Read by QxMD icon Read

Deep hypothermia

Michael J Murray, Heidi DeBlock, Brian Erstad, Anthony Gray, Judi Jacobi, Che Jordan, William McGee, Claire McManus, Maureen Meade, Sean Nix, Andrew Patterson, M Karen Sands, Richard Pino, Ann Tescher, Richard Arbour, Bram Rochwerg, Catherine Friederich Murray, Sangeeta Mehta
OBJECTIVE: To update the 2002 version of "Clinical practice guidelines for sustained neuromuscular blockade in the adult critically ill patient." DESIGN: A Task Force comprising 17 members of the Society of Critical Medicine with particular expertise in the use of neuromuscular-blocking agents; a Grading of Recommendations Assessment, Development, and Evaluation expert; and a medical writer met via teleconference and three face-to-face meetings and communicated via e-mail to examine the evidence and develop these practice guidelines...
November 2016: Critical Care Medicine
John Kenny, SarahJane Cullen, Giles D Warrington
PURPOSE: Ice-mile swimming presents significant physiological challenges and potential safety issues but little data are available. We report on deep body temperature (BT), respiratory rate (RR) and swim performance in two swimmers completing an 'ice-mile' swim of one mile (1600m) in water temperature at less than 5°C. METHODS: Two male cold-water habituated swimmers completed a one-mile lake swim in water at 3.9°C. For comparative purposes, they completed an indoor one-mile swim in water at 28...
October 13, 2016: International Journal of Sports Physiology and Performance
Utpal S Bhalala, Elumalai Appachi, Muhammad Ali Mumtaz
Many known risk factors for adverse cardiovascular and neurological outcomes in children with congenital heart defects (CHD) are not modifiable; however, the temperature and blood flow during cardiopulmonary bypass (CPB), are two risk factors, which may be altered in an attempt to improve long-term neurological outcomes. Deep hypothermic circulatory arrest, traditionally used for aortic arch repair, has been associated with short-term and long-term neurologic sequelae. Therefore, there is a rising interest in using moderate hypothermia with selective antegrade cerebral blood flow on CPB during aortic arch repair...
2016: Frontiers in Pediatrics
Bhawna Gupta, Ali Dodge-Khatami, Juan Tucker, Mary B Taylor, Douglas Maposa, Miguel Urencio, Jorge D Salazar
BACKGROUND: Antegrade cerebral perfusion (ACP) typically is used with deep hypothermia for cerebral protection during aortic arch reconstructions. The impact of ACP on cerebral oxygenation and serum creatinine at a more tepid 25 °C was studied in newborns and children. METHODS: Between 2010 and 2014, 61 newborns and children (<5 years old) underwent aortic arch reconstruction using moderate hypothermia (25.0±0.9 °C) with ACP and a pH-stat blood gas management strategy...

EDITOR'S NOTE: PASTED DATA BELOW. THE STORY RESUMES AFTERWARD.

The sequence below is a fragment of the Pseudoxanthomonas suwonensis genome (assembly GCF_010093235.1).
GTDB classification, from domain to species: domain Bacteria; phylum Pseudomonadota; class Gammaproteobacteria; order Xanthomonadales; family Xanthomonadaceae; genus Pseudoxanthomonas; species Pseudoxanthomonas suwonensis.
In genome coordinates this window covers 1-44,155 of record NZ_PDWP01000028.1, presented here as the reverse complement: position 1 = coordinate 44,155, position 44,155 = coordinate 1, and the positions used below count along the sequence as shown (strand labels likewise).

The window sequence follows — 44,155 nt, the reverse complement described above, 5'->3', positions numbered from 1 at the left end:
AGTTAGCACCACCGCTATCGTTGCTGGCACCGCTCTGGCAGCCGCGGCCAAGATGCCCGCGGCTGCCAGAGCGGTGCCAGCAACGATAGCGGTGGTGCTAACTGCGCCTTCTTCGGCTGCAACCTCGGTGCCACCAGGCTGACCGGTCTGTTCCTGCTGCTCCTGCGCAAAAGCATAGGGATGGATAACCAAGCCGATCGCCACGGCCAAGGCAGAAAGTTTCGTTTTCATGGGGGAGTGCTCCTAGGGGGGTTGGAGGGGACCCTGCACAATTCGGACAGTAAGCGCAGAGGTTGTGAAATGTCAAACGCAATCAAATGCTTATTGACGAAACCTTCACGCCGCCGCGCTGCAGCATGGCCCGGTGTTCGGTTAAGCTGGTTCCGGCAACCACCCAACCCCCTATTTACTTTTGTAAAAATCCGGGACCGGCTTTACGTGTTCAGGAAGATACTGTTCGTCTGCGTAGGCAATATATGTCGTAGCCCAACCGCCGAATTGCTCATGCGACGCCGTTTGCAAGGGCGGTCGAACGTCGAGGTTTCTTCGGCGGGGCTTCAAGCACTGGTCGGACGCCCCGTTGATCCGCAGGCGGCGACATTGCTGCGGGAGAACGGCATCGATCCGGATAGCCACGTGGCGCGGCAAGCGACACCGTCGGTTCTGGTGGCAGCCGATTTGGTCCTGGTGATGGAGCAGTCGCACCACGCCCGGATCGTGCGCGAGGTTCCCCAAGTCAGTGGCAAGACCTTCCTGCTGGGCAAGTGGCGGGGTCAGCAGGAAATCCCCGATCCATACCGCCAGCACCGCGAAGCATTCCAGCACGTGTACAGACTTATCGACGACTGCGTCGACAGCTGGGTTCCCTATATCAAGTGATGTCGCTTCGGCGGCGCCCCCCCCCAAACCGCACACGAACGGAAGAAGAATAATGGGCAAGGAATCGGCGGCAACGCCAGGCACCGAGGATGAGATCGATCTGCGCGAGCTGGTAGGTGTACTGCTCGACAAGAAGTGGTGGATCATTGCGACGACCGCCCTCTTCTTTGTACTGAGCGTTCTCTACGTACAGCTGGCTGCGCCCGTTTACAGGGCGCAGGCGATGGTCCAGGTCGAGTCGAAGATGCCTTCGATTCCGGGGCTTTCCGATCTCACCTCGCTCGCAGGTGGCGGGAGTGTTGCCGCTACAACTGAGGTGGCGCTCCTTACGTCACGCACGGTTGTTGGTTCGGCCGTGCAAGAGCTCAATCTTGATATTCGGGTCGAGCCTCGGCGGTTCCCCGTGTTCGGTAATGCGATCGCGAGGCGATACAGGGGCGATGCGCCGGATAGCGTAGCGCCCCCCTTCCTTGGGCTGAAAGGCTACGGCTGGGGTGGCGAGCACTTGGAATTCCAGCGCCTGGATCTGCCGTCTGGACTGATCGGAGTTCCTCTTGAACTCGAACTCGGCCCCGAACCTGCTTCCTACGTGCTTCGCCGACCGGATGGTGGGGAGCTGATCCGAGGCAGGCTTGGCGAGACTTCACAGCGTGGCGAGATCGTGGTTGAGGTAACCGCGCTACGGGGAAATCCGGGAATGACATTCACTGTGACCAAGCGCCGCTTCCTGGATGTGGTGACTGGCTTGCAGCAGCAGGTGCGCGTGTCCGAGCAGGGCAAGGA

July 2016: Translational pediatrics
Jeffrey E Keenan, Ehsan Benrashid, Emily Kale, Alina Nicoara, Aatif M Husain, G Chad Hughes
Circulatory management during replacement of the aortic arch is complex and involves a period of circulatory arrest to provide a bloodless field during arch vessel anastomosis. To guard against ischemic brain injury, tissue metabolic demand is reduced by systemically cooling the patient prior to circulatory arrest. Neurophysiological intraoperative monitoring (NIOM) is often used during the course of these procedures to provide contemporaneous assessment of brain status to help direct circulatory management decisions and detect brain ischemia...
October 4, 2016: Seminars in Cardiothoracic and Vascular Anesthesia
David R Busch, Craig G Rusin, Wanda Miller-Hance, Kathy Kibler, Wesley B Baker, Jeffrey S Heinle, Charles D Fraser, Arjun G Yodh, Daniel J Licht, Kenneth M Brady
While survival of children with complex congenital heart defects has improved in recent years, roughly half suffer neurological deficits suspected to be related to cerebral ischemia. Here we report the first demonstration of optical diffuse correlation spectroscopy (DCS) for continuous and non-invasive monitoring of cerebral microvascular blood flow during complex human neonatal or cardiac surgery. Comparison between DCS and Doppler ultrasound flow measurements during deep hypothermia, circulatory arrest, and rewarming were in good agreement...
September 1, 2016: Biomedical Optics Express
Jeffrey E Keenan, Hanghang Wang, Brian C Gulack, Asvin M Ganapathi, Nicholas D Andersen, Brian R Englum, Yamini Krishnamurthy, Jerrold H Levy, Ian J Welsby, G Chad Hughes
BACKGROUND: Moderate (MHCA) versus deep (DHCA) hypothermia for circulatory arrest in aortic arch surgery has been purported to reduce coagulopathy and bleeding complications, although there are limited data supporting this claim. This study aimed to compare bleeding-related events after aortic hemiarch replacement with MHCA versus DHCA. METHODS: Patients who underwent hemiarch replacement at a single institution from July 2005 to August 2014 were stratified into DHCA and MHCA groups (minimum systemic temperature ≤20°C and >20°C, respectively) and compared...
August 28, 2016: Journal of Thoracic and Cardiovascular Surgery
Mengya Liang, Kangni Feng, Xiao Yang, Guangxian Chen, Zhixian Tang, Weibin Lin, Jian Rong, Zhongkai Wu